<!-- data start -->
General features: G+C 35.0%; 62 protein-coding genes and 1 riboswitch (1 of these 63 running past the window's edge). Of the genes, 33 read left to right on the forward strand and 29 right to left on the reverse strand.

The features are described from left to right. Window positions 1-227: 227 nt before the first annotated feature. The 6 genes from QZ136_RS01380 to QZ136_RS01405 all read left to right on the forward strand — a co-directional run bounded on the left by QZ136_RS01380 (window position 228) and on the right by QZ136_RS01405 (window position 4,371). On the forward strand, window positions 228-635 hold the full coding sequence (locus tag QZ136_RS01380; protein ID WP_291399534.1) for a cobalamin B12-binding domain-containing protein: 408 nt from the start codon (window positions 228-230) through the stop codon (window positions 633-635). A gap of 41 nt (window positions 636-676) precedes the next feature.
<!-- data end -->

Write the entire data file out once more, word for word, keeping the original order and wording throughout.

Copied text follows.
General features: G+C 35.0%; 62 protein-coding genes and 1 riboswitch (1 of these 63 running past the window's edge). Of the genes, 33 read left to right on the forward strand and 29 right to left on the reverse strand.

The features are described from left to right. Window positions 1-227: 227 nt before the first annotated feature. The 6 genes from QZ136_RS01380 to QZ136_RS01405 all read left to right on the forward strand — a co-directional run bounded on the left by QZ136_RS01380 (window position 228) and on the right by QZ136_RS01405 (window position 4,371). On the forward strand, window positions 228-635 hold the full coding sequence (locus tag QZ136_RS01380; protein ID WP_291399534.1) for a cobalamin B12-binding domain-containing protein: 408 nt from the start codon (window positions 228-230) through the stop codon (window positions 633-635). A gap of 41 nt (window positions 636-676) precedes the next feature.